I do have a request for product improvement. I have two of the latest versions of the M2, and while they are great in so many ways, there are a few things I’d love to see in the future…
Supply ’pan head’ screws in place of the flat head type for clamping the mcpcb. The original setup forced the LED off center when tightened down and made it impossible to get a good beam. I swapped in some pan head screws and was finally able to clamp the board and have it centered at the same time.
Also, I’d love to see a forward clicky switch and maybe a rubber tactical grip ring for the light. The lack of knurling really makes it a slippery light, especially when combined with the deeply recessed switch that forces your thumb to bend tightly. I might be a minority here but I love the sharp knurling on the C8+ and would like to see more of it, as well as forward clicky options in these larger thrower/tactical lights. Maybe we get an M2+ ?
Can the C8+ with 2700k SST-20 handle the 4.8 amp driver on some of the hotter models? My current one has a 2.8 amp driver and I was wondering if a driver change would make much difference in light or just heat.
So yes, up to 5A can be considered a great turbo mode. In any case, due to the high emitter Vf achieving such current with a linear or even plain MOSFET driver will only be possible under optimal conditions (high battery voltage, low component resistances and etc.).
P.S.: this or that, these are max 5A linear drivers.
I suppose it got confusing whether people like reverse or forward clicky…
The earlier batches of Convoy M21A (SST40) and Convoy S11 (XHP50.2) used a forward-clicky tailswitch (I still have these 2 models with forward-clicky version).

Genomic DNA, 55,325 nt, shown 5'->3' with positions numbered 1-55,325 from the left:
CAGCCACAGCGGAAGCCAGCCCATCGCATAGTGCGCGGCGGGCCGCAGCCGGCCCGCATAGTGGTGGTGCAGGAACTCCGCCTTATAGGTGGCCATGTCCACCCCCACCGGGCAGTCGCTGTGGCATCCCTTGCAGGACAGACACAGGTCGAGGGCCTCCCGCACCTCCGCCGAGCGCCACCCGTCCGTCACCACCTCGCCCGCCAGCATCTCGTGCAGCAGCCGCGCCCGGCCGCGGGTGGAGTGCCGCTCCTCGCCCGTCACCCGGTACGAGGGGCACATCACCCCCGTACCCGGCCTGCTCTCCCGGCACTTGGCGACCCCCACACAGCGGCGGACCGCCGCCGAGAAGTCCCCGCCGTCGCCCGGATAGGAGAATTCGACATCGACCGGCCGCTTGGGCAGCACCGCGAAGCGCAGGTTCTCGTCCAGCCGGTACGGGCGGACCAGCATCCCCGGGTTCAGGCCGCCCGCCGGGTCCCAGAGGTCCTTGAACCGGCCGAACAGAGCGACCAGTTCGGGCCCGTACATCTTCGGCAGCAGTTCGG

I have since then tried another Convoy S11 (SST40) and this S11 now uses a reverse-clicky tailswitch. (I could interchange the tailswitch of the other S11 to make one forward-clicky or reverse-clicky type.)
I’d like to change my M21A (SST40) from forward-clicky to reverse-clicky, but am not sure if it’s available (the reverse-clicky tailswitch that fits the M21A).
I suppose I’m more used to using reverse-clicky type tailswitch flashlights.
For multi-mode lights, reverse switch makes more sense. And for 95%+ of people it does as well. I understand why it’s the standard. There is however a distinct market and application for forward switches…
Ideally,a forward “tactical” switch should have a secondary method to change modes. Either with head twists or an e switch that only functions as mode switching.
Convoy used to make the L4, which is a form factor very close to what I desire.
If the grip ring was removed from the tailcap and offered as a removable rubber version, and it had a more ‘proud’ tail switch, then the rest is mostly cosmetic preferences.
On that point, less is more, and I rreaally miss the styling of old eagletac, nitecore, 4sevens, and even fenix (original tk11) tactical lights. Sleek, aggressive, attractive, and functional.
Lastly, if a 32mm - 44mm - 60mm head diameter series with deep, quality reflectors and thin bezels (maximizing reflector area per head diameter — like the C8 and M2 exceed at (m21c not so much)) and taking cues from Amutorch designs that keep overall length in check, we could have a winner in my book.
Problem is, you make the bezel too thin (especially Al and not SS), and any good solid bang can bust the glass and ruin the thread. A thicker bezel, especially made of SS, makes the front end of the light almost a hammer-head in ruggedness.
Even in a padded case, I accidentally dropped my camera maybe 2’ (if that) onto the sidewalk, and the oblique-angle hit just the right way not only shattered the clear (“UV”) protective filter, but also bent the flange enough that I can’t even get off the outer ring from the filter.
Well, so much for padded cases…
In a flashlight, if you want it to be “tactical”, you need to be able to crack open someone’s melon with a good hit. So you don’t also want to bust the front glass and bend the bezel, etc.
There are clearly limits to thinness and the tradeoff with ruggedness. I think the m2 has it right though. I think thinner would be an issue but don’t see much practical advantage going much thicker. If you have to chisel your way out of a jail cell then maybe you have bigger problems anyway. I’m personally not willing to experiment with my sample, but I bet the impact would have to be quite severe to render it inoperable.